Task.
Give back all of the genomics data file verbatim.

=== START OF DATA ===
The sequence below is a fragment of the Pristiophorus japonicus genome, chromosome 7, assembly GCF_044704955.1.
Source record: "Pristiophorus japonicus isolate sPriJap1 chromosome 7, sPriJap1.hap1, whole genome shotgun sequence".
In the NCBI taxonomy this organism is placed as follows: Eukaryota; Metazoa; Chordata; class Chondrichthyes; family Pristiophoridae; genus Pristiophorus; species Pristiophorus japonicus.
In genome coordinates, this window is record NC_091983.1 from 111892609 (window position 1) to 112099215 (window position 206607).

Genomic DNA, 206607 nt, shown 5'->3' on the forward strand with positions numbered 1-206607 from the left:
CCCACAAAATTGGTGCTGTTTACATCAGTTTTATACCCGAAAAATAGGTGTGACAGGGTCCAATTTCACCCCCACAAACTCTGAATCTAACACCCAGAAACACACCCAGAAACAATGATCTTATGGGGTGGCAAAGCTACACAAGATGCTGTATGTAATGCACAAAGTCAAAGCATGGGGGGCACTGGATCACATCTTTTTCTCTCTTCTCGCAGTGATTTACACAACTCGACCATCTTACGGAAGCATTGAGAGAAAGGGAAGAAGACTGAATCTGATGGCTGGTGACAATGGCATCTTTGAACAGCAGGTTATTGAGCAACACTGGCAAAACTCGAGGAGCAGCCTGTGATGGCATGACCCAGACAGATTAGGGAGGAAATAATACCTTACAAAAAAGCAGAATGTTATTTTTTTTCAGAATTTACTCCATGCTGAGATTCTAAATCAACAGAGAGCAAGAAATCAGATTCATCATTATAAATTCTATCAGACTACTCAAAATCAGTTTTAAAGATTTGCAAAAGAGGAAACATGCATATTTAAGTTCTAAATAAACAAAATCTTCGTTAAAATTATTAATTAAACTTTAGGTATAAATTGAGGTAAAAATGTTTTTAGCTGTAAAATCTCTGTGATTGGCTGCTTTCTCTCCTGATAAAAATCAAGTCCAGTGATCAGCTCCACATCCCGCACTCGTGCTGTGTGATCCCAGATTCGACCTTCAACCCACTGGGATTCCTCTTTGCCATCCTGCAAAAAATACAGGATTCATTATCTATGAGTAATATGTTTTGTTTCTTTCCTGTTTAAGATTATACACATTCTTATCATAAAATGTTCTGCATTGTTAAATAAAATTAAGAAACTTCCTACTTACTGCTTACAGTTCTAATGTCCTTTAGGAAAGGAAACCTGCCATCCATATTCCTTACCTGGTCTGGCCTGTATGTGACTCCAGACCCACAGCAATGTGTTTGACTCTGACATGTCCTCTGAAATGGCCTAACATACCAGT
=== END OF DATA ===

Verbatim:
The sequence below is a fragment of the Pristiophorus japonicus genome, chromosome 7, assembly GCF_044704955.1.
Source record: "Pristiophorus japonicus isolate sPriJap1 chromosome 7, sPriJap1.hap1, whole genome shotgun sequence".
In the NCBI taxonomy this organism is placed as follows: Eukaryota; Metazoa; Chordata; class Chondrichthyes; family Pristiophoridae; genus Pristiophorus; species Pristiophorus japonicus.
In genome coordinates, this window is record NC_091983.1 from 111892609 (window position 1) to 112099215 (window position 206607).

Genomic DNA, 206607 nt, shown 5'->3' on the forward strand with positions numbered 1-206607 from the left:
CCCACAAAATTGGTGCTGTTTACATCAGTTTTATACCCGAAAAATAGGTGTGACAGGGTCCAATTTCACCCCCACAAACTCTGAATCTAACACCCAGAAACACACCCAGAAACAATGATCTTATGGGGTGGCAAAGCTACACAAGATGCTGTATGTAATGCACAAAGTCAAAGCATGGGGGGCACTGGATCACATCTTTTTCTCTCTTCTCGCAGTGATTTACACAACTCGACCATCTTACGGAAGCATTGAGAGAAAGGGAAGAAGACTGAATCTGATGGCTGGTGACAATGGCATCTTTGAACAGCAGGTTATTGAGCAACACTGGCAAAACTCGAGGAGCAGCCTGTGATGGCATGACCCAGACAGATTAGGGAGGAAATAATACCTTACAAAAAAGCAGAATGTTATTTTTTTTCAGAATTTACTCCATGCTGAGATTCTAAATCAACAGAGAGCAAGAAATCAGATTCATCATTATAAATTCTATCAGACTACTCAAAATCAGTTTTAAAGATTTGCAAAAGAGGAAACATGCATATTTAAGTTCTAAATAAACAAAATCTTCGTTAAAATTATTAATTAAACTTTAGGTATAAATTGAGGTAAAAATGTTTTTAGCTGTAAAATCTCTGTGATTGGCTGCTTTCTCTCCTGATAAAAATCAAGTCCAGTGATCAGCTCCACATCCCGCACTCGTGCTGTGTGATCCCAGATTCGACCTTCAACCCACTGGGATTCCTCTTTGCCATCCTGCAAAAAATACAGGATTCATTATCTATGAGTAATATGTTTTGTTTCTTTCCTGTTTAAGATTATACACATTCTTATCATAAAATGTTCTGCATTGTTAAATAAAATTAAGAAACTTCCTACTTACTGCTTACAGTTCTAATGTCCTTTAGGAAAGGAAACCTGCCATCCATATTCCTTACCTGGTCTGGCCTGTATGTGACTCCAGACCCACAGCAATGTGTTTGACTCTGACATGTCCTCTGAAATGGCCTAACATACCAGT